Trolling Up Moonlit ‘Eyes

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Article Category: Fishing

Sometimes I wish I was more like one of the guys I fish with. He routinely wakes up in the morning. Sometimes even earlier. If he says he’ll pick me up at 6 o’clock, I can expect him to be rolling in my driveway at quarter-to, and the coffee from the drive-thru will have had time to cool off.

If I was like that, I wouldn’t have to set three alarm clocks to get out of the house on time, but I also might not know that the best time to jig for walleyes, bar  none, is sundown.

Walleye fishing at night can be very active. The walleye’s unique eye structure gathers light better than a squirrel on steroids gathering nuts, and this gives the walleye a huge advantage at low light times. It’s like walleye are wearing night-vision goggles while they are feasting on those helpless little yellow perch.

Overcast, choppy days obviously have a certain charm, but regardless of the weather, prime-time rolls around twice a day: sundown and sunup. You can get up at 6 a.m and enjoy a couple primo hours, or you can stay out after the sun sets and pull 6 or 7 hours on the night shift. For those who have to juggle work, Little League games, music lessons, and extensive honey-do lists, the night bite is the obvious choice. And have I mentioned that I like to sleep in?

When night walleye fishing, anything that takes your line out of the water will keep it out for much longer. Untangling a bird’s nest in a reel, corralling a shiner, and re-tying a knot all become more difficult. So you must simplify everything, from your choice of equipment to where you fish.

Technique-wise, there is nothing much simpler then trolling, and that is what I do the most. Since the wind usually dies down at night, an electric motor will push most boats along with enough speed, and the quiet will help keep the resident cottages happy (more than one lake has had its boat launch gated because of noise complaints).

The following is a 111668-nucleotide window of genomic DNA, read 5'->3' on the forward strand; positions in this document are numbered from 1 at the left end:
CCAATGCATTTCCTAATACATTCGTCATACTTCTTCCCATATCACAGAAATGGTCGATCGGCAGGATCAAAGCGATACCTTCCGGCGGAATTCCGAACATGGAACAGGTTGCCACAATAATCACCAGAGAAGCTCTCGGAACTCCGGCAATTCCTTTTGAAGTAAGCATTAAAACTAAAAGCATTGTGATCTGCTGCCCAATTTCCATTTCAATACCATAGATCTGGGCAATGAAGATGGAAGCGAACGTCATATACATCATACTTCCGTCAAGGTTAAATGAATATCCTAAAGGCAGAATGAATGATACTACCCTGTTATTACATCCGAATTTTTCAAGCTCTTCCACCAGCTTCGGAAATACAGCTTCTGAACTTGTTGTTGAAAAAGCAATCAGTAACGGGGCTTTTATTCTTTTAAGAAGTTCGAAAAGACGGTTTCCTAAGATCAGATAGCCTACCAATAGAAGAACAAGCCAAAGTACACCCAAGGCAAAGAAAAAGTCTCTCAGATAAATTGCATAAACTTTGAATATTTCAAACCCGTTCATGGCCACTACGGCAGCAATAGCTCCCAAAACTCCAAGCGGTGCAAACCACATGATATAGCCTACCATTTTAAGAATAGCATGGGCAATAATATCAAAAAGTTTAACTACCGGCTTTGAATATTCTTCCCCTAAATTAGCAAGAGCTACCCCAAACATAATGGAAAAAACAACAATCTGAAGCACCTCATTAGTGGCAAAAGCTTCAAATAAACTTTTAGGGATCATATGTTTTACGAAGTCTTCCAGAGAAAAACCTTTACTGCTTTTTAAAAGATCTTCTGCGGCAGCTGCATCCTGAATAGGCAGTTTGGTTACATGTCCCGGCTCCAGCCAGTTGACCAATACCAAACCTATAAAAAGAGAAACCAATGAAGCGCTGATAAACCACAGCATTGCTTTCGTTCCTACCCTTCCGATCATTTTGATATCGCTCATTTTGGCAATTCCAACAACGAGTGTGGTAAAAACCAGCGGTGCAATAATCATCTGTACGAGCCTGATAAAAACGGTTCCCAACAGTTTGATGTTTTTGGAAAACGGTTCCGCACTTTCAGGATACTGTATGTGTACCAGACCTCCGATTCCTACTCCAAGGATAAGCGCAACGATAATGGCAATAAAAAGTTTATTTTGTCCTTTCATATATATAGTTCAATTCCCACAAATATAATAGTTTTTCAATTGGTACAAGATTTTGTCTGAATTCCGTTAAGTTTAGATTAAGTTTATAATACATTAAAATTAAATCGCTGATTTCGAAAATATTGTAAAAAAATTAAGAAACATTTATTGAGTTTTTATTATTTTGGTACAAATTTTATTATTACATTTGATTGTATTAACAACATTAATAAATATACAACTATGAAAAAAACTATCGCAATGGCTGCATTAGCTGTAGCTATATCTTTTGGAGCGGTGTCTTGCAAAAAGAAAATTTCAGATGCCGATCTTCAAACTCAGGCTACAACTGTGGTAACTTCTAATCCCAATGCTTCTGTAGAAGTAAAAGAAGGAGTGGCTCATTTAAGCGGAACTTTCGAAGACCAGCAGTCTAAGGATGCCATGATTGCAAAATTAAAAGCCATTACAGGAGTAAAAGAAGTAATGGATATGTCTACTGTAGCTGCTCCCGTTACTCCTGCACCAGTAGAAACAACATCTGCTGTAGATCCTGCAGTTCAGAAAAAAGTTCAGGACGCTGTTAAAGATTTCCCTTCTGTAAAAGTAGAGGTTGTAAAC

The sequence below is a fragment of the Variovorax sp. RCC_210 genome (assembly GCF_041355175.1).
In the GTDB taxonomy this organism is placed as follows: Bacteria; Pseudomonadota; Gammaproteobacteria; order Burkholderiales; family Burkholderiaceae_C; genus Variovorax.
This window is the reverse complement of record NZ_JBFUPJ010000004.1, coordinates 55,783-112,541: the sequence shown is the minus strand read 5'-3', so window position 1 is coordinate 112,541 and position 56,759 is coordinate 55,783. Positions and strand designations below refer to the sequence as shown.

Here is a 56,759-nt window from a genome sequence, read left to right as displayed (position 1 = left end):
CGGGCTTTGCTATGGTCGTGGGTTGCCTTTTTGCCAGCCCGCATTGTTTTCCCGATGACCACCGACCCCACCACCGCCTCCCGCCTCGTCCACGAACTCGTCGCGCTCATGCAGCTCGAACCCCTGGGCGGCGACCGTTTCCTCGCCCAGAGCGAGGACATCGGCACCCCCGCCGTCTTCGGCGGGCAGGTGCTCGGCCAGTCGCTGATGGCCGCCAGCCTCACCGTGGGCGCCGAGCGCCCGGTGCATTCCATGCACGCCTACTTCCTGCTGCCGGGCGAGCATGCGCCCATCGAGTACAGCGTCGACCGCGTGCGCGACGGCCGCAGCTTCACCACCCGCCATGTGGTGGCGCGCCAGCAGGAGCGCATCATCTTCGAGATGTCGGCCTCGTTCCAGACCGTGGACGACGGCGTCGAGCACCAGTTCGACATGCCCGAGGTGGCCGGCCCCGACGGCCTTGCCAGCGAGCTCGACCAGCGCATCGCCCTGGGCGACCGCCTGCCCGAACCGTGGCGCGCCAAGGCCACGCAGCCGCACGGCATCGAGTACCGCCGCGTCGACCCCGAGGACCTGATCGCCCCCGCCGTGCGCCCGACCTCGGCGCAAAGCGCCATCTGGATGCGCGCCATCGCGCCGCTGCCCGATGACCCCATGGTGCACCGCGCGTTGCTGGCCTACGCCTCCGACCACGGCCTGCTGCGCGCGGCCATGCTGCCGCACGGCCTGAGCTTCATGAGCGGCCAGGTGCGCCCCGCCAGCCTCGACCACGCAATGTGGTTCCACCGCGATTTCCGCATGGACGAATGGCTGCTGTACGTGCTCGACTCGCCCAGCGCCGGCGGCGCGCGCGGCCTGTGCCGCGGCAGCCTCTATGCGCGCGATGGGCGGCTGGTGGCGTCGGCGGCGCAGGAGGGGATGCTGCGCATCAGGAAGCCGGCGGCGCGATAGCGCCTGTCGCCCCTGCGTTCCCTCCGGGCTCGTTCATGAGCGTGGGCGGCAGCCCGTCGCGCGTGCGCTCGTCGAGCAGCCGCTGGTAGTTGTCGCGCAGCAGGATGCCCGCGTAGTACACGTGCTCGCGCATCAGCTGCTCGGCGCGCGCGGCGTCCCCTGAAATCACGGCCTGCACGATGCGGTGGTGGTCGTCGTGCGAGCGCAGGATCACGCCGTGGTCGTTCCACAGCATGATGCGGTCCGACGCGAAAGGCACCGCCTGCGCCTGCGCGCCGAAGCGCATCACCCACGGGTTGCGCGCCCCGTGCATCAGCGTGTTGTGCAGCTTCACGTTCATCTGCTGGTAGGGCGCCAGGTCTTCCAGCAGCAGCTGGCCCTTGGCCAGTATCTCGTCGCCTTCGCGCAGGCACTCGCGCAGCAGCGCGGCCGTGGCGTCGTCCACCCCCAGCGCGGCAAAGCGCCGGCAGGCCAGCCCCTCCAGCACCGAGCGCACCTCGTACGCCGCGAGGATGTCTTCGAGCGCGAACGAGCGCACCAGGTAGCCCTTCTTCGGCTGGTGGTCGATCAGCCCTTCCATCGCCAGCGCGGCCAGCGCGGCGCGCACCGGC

When it comes to fishing tackle, use whatever you can operate most effectively. I lean towards a 6-foot 6-inch medium action bait casting rod and matching reel. Since you’ll just be dropping the bait over the side of the boat and the free-spooling until it is sufficiently far from the boat, the reel’s foremost features should be reliability and ease of operation. Bait-casters that use simple push-button operation and a big, easy to adjust drag, they aren’t prone to malfunction.  An open face spinning-reel has too many spots where it can tangle.

Last season, I started spooling up with Berkley’s new 10-pound-test Transition Fluorocarbon. It’s easy to keep track of above the water line yet nearly impossible to see beneath the surface. Night walleyes don’t shy away from line, so you can go with heavier line if you feel the need.

You only need to troll one type of lure: slender, floating, minnow-imitating crankbaits. You may experiment with different colors and sizes, but make them big, with 5-inches as the minimum. Walleye at night have no problem wolfing down baits 7-inches long or more, and they have a marked preference for forage long and slim. Since the lures we are talking about here don’t have big lips, they must be of some size to send any meaningful vibration through the darkened water.

The original Rapala is the most famous bait of this ilk, but the Storm Thunderstick is also a proven producer. I have also caught a lot of fish on a gold and black Poe’s cruise minnow  before I loaned it to a friend. He says he lost it, but I suspect he keeps it for those times he fishes without me.

Color is secondary to lure profile at night. Floating baits run between the fish and the sky and are lighted almost entirely from above. Just make sure the lower sides have a color found on the local large forage fish of that lake. That could mean perch, ciscoes, suckers, even ling.

In terms of where to troll, start with your best daylight spots. If the lake has an abundance of weeds, you can probably move out on the lake farther and core some bigger fish, especially if there is an extensive flat nearby. Similarly, if you spend time live-bait fishing off the drop-offs in your lake, and there is an expansive shallow flat between shore and break, you have located the prime night-bite spot.

I am not sure why a featureless, flat bottom becomes so attractive at night, but it does. And if it is close to a productive daytime spot, like a tapering rocky point or a saddle between islands, so much the better.